D. F. P. Publications
Published: 1989
604 pages
ISBN: 0-9694504-0-0

The Kleine Gemeinde Historical Series

Vol. 5

Pioneers and Pilgrims

The Mennonite Kleine Gemeinde in Manitoba, Nebraska and Kansas, 1874 to 1882

Delbert F. Plett

From the introduction: As the sub-title indicates, Pioneers and Pilgrims focuses mainly on the early years of the settlements of the Kleine Gemeinde, in Manitoba, Nebraska and Kansas. The content of the work in the main consists of selections of the abundant Kleine Gemeinde Schriftum which have been translated and edited for publication. In the epistles, diaries, and memoirs of the pioneers, the reader will find fascinating material relating to the physical and spiritual conditions of the infant communities in the New World.

Part 1 of the book consists of previously unpublished correspondence and writings from the settlement period. Part 2 includes personal accounts and reminiscences by the pioneers themselves, which have already been published in German and are reproduced here in English, because of their importance to the Kleine Gemeinde story. Part 3 consists of secondary sources or sketches written by the descendants of the original settlers, as well as a more interpretative article on the Kleine Gemeinde Brandordnung by Henry Fast, and an essay on the socio-economic background of the 1870s emigration movement to Manitoba, by the editor.

The family histories contained in part 4 again expand our knowledge of who the Kleine Gemeinde people were and the socio-economic dynamics of their kinship circles. The reader may wish to note that for the purpose of this study, the term Kleine Gemeinde is extended to all individuals descendant from Kleine Gemeinde ancestors, and associated denominations, such as the Krimmer Mennonite Brethren, and the Bethel Mennonite Church, in Inman, Kansas. Also included are those individuals related to the Kleine Gemeinde by marriage or otherwise.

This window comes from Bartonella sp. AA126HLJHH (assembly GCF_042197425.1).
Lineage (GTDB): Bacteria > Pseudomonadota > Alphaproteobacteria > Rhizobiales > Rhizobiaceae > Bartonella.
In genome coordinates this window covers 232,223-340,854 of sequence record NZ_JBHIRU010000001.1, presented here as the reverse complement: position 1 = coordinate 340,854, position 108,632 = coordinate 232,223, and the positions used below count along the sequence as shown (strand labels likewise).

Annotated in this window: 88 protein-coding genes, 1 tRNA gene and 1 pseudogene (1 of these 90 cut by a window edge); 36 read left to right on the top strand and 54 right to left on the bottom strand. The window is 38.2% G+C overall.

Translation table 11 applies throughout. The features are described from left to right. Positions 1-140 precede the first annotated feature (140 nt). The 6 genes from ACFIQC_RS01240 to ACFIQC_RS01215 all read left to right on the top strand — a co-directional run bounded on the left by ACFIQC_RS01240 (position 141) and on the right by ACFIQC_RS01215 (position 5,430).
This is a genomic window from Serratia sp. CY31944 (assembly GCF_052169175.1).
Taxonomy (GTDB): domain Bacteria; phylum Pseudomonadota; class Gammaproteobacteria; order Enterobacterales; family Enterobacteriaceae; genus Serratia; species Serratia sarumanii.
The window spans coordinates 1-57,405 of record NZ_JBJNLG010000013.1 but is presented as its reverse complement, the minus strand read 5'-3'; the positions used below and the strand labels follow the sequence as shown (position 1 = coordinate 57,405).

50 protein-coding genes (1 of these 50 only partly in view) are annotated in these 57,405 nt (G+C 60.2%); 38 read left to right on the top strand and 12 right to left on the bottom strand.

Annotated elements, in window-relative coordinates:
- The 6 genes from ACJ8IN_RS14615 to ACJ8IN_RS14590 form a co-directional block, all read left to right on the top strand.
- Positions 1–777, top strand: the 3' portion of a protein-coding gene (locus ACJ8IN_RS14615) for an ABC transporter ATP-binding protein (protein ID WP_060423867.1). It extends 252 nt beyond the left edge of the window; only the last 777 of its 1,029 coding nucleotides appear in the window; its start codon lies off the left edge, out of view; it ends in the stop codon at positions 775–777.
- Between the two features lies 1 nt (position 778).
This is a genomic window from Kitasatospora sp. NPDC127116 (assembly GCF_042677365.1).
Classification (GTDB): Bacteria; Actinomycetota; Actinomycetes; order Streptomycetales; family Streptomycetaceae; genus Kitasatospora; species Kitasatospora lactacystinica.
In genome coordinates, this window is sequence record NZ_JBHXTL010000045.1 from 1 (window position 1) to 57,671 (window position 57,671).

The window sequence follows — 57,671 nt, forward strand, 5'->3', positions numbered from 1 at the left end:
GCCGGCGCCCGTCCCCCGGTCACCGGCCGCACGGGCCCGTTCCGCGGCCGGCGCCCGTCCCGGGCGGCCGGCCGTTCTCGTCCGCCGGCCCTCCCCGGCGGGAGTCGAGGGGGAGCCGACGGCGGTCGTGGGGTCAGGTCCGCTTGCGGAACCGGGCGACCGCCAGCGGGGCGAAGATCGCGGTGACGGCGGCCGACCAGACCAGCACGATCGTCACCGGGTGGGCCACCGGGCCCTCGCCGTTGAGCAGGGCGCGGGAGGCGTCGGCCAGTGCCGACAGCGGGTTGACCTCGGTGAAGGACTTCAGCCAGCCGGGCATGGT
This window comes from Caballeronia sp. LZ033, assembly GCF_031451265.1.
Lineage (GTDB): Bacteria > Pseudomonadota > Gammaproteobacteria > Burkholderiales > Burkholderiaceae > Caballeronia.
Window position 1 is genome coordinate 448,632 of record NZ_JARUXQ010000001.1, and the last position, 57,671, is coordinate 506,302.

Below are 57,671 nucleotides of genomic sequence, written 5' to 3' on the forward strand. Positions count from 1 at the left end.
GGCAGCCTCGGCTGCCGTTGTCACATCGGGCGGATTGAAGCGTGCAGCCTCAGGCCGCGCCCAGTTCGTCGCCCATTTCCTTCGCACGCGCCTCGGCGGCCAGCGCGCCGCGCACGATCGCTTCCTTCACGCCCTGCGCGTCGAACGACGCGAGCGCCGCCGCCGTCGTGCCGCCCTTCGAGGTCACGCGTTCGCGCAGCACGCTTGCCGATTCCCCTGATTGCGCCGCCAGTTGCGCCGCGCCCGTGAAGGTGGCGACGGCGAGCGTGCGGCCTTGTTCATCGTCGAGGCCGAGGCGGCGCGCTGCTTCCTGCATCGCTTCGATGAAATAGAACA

A study of the genealogical evolution of these families since the time of the founding of the Molotschna Colony, South Russia, in 1804, until the end of the 19th century, enhances our understanding of these pioneering people, who choose to forsake a comfortable hearth and home in Imperial Russia, for the rigours of establishing new communities in the North American Mid-west during the 1870s.

The book closes, fittingly, with a documentary exposition of the 1882 division, which fissured the Gemeinschaft communities in Manitoba, and symbolized similar dynamics at work in the settlements of the Kleine Gemeinde and related denominations in Nebraska and Kansas. The writings selected for part 5 demonstrate once again that the settlers were not only pioneers of the land in the physical realm, but also spiritual sojourners, on an otherworldly pilgrimage to an eternal destination.